How to be successful without losing your relationship
Posted by Heather Gray in Career & Entrepreneurship .
My husband and I started dating at a time when I was incredibly career driven. I was working for a residential treatment program and my only focus was climbing the ladder so I could be a program director someday. My hours were erratic and unpredictable.
It was not unheard of that I’d be canceling a date last minute because I was “held up at work” and when I wasn’t at work, I was talking about work, thinking about work, and planning for work.
Being a program director was all I thought about or cared about.
We weren’t together or speaking to one another on the day I finally earned my promotion. I was alone.
I sought my dream independently of him and thus reached it without him.
Fortunately for me, I got a second chance and we were able to work it out but I needed to do a lot differently in order to make that happen.
“Having to work” does not absolve you of relational responsibilities.
Being career driven, focused, and goal oriented is something society encourages us to be. I used that as a get out of jail free card for the responsibilities I had in my relationship. I vehemently defended the excessive hours I worked, minimized the physical risks to my body when working with assaultive youth, and expected immediate understanding and acceptance of my on-call responsibilities.
I never validated my husband, though. I never acknowledged that he had a point and a right to expect his girlfriend to be there for him. I expected and demanded understanding because you know, it was my career.
It’s no wonder I was alone on the day I earned my promotion. My actions had all but guaranteed it.
When defining success, include your relationship in the vision.
I was single when I started dreaming big dreams. When I started dating seriously, I never changed my vision to include someone else. I kept my dream independent of my relationship and the relationship suffered.
Success can’t just be measured by your career. It also has to be measured by your life.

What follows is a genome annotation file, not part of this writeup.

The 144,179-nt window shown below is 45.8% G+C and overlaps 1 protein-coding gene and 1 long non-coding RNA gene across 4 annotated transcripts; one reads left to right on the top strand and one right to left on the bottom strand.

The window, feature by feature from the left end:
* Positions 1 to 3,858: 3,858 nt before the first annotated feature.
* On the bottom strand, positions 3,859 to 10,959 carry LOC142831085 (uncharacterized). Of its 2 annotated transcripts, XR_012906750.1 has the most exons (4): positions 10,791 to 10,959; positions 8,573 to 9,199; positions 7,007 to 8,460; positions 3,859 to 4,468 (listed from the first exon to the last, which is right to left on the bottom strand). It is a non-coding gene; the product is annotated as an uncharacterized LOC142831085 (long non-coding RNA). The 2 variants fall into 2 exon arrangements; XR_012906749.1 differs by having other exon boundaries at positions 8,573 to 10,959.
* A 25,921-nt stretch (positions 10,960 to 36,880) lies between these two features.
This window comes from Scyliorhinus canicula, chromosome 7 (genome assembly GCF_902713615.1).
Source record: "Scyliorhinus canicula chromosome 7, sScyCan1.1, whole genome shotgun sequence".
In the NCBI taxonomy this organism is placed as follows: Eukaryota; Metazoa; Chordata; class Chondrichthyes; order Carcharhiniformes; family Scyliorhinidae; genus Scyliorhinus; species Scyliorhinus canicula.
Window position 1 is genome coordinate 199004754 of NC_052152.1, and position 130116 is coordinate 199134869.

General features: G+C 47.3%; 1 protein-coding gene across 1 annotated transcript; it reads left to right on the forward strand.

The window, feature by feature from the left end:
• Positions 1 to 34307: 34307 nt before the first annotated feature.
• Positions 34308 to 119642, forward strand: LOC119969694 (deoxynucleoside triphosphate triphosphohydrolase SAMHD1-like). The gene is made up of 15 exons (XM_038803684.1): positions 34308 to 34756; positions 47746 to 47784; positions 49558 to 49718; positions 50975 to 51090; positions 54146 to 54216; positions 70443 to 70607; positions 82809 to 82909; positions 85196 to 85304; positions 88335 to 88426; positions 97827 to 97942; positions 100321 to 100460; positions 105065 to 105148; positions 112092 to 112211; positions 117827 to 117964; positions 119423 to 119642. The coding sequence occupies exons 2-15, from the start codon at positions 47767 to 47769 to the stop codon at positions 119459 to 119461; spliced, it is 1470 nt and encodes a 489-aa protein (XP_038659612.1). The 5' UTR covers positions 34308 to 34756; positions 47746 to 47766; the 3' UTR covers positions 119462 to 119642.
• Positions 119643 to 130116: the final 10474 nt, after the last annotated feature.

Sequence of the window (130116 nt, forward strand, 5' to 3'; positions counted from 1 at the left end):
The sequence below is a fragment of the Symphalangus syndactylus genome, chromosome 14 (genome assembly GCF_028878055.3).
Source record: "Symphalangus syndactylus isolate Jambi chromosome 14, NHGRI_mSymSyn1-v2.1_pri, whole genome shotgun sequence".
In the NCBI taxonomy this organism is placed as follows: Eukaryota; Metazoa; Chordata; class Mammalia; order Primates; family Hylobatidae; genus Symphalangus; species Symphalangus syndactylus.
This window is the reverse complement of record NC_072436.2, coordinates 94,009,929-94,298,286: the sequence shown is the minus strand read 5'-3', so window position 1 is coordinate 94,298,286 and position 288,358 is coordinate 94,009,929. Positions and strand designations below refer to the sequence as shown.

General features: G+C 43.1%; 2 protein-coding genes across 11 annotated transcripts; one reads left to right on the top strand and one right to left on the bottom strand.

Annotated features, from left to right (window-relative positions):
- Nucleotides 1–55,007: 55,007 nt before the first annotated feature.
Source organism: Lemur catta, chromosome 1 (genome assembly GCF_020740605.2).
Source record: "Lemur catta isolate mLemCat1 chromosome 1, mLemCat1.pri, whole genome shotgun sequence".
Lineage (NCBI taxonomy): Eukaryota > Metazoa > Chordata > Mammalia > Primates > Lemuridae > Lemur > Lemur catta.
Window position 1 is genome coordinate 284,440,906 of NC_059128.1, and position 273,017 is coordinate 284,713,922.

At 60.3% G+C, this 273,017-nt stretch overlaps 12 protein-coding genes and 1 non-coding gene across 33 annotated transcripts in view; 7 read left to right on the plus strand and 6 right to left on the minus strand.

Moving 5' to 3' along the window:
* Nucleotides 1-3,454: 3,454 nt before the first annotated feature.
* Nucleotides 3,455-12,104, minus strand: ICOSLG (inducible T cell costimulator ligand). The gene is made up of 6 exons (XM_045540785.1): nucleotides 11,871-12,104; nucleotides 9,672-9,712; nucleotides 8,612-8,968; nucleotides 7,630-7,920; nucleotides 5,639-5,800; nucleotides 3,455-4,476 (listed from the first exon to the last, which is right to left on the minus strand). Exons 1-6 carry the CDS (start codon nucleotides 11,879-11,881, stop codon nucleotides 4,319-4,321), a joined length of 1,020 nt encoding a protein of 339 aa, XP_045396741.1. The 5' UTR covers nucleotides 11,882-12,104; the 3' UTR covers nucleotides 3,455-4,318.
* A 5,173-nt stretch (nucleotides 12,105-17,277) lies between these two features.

When you start to set goals and define success for yourself, you have to include your relationship goals in that vision.
There has to be room in every relationship for two dreams.
I screwed up a lot in the early days of my relationship but one thing I will always be proud of is that when my husband talked about leaving his established job working as an engineer for Gillette so he could attend medical school and become a doctor, I was all in. I wanted that for him. His dream became my dream instantly.
Relationships are doomed when one dream takes over the entire relationship. It can’t always be about one person. Two people exist in that space. Two dreams matter.
Consider your partner to be your advisor.
I don’t know anything about medicine or science but I do help my husband with career decisions and we decided together where we were willing to live and move when the time came to plan his residency and fellowship. We navigated how we’d juggle my career with his education and training.
No longer in program management, I am now running my own online consulting and coaching business. The online industry is not exactly my husband’s forte but I consult with him regularly on my business decisions, strategies, and plans. He’s my sounding board, cheerleader, and biggest supporter. I know that I am his, too.
Be mindful of the impact that the feast/famine mentality has on your relationship.
During times of professional success and recognition, it’s easy to keep the forward momentum going and to push harder. You do have strike the iron while it’s hot. That’s unavoidable.
However, this is not permission to completely ignore your relationship and expect it to still be in the same shape you left it upon your return. You still have to keep communication open in your relationship. You have to check in about expectations, responsibilities, and make time for one another.
When things are stressful at work and your success is facing an obstacle, it’s understandable that you will be tense, distracted, and moody. It may be another reason you have to work harder or longer but you have to communicate about this. Include your partner in that discussion and planning.